Those of you who read my last post will no doubt be keen to see some more photos of the latest unit to join the Allied order of battle. This is my generic unit of British Foot Guards that have been superbly painted for me by the talented Matt Golding. The figures used are actually line troops in shako from the 1812-15 range, with the exception of one Sergeant sporting a Guards bearskin.

The British Guards in line formation

Hinton Hunt produced a whole range of Foot Guard figures wearing bearskins and for a long time I thought this was a mistake as I’d only ever seen pictures of them in shakos at the time of Waterloo. However, I should have know better as Marcus Hinton was an expert on military uniforms and I’ve subsequently found out that the Guards did have bearskins during the Napoleonic Wars - although they were not worn on active service.

BN/81 Sergeant (charging)
BN/12 Drummer (playing)
BN/8 Officer (standing)

The drummer and officer above are actually from the American range by Der Kreigspieler but they are such good imitations of Hinton Hunt figures that I included them for variety. I didn’t have enough of any one figure type to do a full 24 figure unit in identical poses but I actually really like the finished effect of this mixed pose battalion.

BN/4 Private (firing)
BN/5 Private (charging)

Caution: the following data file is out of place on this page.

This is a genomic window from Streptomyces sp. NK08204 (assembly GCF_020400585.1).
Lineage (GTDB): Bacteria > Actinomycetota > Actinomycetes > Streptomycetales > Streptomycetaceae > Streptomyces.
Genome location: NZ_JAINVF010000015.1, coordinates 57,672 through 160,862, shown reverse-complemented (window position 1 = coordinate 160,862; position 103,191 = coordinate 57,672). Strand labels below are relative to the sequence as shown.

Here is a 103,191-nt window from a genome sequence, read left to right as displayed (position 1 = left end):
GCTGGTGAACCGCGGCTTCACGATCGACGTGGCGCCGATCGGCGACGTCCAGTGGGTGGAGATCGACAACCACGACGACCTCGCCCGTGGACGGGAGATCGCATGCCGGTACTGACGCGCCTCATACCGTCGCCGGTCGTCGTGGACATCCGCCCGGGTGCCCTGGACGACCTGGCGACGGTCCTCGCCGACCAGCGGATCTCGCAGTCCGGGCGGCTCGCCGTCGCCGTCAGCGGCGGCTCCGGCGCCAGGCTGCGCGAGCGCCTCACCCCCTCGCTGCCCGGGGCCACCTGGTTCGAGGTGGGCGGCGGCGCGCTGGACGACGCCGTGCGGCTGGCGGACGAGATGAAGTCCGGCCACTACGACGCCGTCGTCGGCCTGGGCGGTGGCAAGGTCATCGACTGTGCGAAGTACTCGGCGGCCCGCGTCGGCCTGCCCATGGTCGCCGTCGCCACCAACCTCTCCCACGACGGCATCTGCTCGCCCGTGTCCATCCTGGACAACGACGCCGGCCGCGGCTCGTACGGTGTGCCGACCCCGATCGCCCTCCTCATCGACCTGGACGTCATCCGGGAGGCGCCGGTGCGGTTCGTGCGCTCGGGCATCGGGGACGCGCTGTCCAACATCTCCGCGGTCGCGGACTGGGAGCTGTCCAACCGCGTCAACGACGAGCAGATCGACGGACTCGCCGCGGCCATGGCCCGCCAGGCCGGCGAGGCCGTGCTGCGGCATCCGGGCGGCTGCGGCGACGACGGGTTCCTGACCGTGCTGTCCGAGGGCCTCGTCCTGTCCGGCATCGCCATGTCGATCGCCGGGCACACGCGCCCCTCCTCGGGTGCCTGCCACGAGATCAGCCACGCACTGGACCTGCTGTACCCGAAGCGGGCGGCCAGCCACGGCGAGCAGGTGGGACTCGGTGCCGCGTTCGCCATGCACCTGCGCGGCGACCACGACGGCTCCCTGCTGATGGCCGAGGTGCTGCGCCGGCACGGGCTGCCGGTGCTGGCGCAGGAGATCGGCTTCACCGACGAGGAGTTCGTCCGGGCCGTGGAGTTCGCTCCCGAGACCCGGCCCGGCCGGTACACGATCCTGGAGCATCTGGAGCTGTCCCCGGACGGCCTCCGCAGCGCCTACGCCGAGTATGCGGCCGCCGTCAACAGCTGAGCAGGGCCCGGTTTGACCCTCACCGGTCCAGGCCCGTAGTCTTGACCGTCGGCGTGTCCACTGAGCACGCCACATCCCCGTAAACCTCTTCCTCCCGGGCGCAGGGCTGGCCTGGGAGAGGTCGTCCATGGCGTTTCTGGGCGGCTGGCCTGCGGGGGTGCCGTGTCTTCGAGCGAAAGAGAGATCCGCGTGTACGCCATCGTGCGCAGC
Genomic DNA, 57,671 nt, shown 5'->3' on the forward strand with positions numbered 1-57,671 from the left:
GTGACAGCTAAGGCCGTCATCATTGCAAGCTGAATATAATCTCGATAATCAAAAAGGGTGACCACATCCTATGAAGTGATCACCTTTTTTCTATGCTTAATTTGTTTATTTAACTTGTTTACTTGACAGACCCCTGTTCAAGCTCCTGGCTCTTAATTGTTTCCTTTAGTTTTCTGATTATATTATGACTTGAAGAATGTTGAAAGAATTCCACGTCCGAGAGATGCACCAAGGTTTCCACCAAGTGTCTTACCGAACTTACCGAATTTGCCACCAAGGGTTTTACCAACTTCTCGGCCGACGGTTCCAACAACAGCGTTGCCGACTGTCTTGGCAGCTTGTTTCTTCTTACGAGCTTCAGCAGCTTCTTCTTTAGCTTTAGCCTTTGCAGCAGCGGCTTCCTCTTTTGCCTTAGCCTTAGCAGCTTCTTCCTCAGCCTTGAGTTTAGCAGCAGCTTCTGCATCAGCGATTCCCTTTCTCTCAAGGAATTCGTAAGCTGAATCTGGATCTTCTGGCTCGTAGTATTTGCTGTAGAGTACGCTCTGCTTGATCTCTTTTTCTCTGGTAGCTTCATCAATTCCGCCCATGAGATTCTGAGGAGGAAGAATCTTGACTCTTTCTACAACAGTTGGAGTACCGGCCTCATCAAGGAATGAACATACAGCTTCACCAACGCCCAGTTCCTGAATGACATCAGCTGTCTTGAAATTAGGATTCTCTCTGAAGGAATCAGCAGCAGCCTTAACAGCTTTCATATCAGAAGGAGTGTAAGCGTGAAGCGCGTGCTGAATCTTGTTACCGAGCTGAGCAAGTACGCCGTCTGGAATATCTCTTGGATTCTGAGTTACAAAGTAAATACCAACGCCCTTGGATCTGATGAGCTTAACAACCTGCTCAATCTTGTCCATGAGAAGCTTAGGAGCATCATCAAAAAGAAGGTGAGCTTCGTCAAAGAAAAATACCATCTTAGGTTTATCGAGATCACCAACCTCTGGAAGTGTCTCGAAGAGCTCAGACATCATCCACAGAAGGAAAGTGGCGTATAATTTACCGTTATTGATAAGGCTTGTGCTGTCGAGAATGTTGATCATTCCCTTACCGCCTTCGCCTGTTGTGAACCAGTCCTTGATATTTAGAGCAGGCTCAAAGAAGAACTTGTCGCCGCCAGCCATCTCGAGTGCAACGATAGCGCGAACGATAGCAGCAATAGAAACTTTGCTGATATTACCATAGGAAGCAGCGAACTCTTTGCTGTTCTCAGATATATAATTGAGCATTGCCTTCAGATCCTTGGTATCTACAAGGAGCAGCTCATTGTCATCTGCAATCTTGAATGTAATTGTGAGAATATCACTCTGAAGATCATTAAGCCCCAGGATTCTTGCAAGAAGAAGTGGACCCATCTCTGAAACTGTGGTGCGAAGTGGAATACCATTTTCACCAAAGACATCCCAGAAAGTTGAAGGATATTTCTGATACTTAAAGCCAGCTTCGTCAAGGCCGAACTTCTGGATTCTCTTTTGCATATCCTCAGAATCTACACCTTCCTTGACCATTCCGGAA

BN/7 Private – with separate musket
BN/2 Sergeant (charging)
BN/5 Private (charging)

BN/3 Private (casual pose)
BN/9 Private (standing

I really like the BN/3 figure in ‘casual’ pose and it’s the only one like it in the whole Hinton Hunt 20mm range as far as I know. Roy told me the other day that Marcus Hinton always produced his master from a basic dolly with arms out stretched and he would then bend the arms into position. Looking at this particular figure it’s very easy to see this.

General Picton takes refuge in the Guard’s square

The Guards in column – from the rear

The British infantry range also includes colour bearers with cast-on flags, one with the King’s Colour and one with the Regimental Colour (although I believe these were reversed for the Guards). Matt has done a lovely job with these.

BN/14 Ensign King’s Colour
BN/13 Ensign Regiment Colour
BN/1 Officer (charging)

So finally the Duke has a unit he can really trust on the battlefield and they’ve already demonstrated this in their first engagement at the Battle of The Ridge – they fired two quite devastating volleys and lost not a single man in the action. However, the battle was another defeat for Wellington and I’m sure he will be expecting even greater things from the Guards next time.